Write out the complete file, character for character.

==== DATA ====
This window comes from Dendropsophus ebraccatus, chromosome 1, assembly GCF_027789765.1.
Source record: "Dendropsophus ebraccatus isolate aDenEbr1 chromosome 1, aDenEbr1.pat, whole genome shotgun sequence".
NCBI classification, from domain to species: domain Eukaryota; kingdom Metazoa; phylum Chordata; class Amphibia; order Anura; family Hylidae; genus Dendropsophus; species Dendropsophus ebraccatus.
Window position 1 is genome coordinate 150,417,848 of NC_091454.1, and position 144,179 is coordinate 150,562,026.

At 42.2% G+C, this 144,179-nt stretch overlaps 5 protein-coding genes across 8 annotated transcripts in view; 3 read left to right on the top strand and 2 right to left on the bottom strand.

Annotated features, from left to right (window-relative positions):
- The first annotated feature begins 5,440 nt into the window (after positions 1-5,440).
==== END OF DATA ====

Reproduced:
This window comes from Dendropsophus ebraccatus, chromosome 1, assembly GCF_027789765.1.
Source record: "Dendropsophus ebraccatus isolate aDenEbr1 chromosome 1, aDenEbr1.pat, whole genome shotgun sequence".
NCBI classification, from domain to species: domain Eukaryota; kingdom Metazoa; phylum Chordata; class Amphibia; order Anura; family Hylidae; genus Dendropsophus; species Dendropsophus ebraccatus.
Window position 1 is genome coordinate 150,417,848 of NC_091454.1, and position 144,179 is coordinate 150,562,026.

At 42.2% G+C, this 144,179-nt stretch overlaps 5 protein-coding genes across 8 annotated transcripts in view; 3 read left to right on the top strand and 2 right to left on the bottom strand.

Annotated features, from left to right (window-relative positions):
- The first annotated feature begins 5,440 nt into the window (after positions 1-5,440).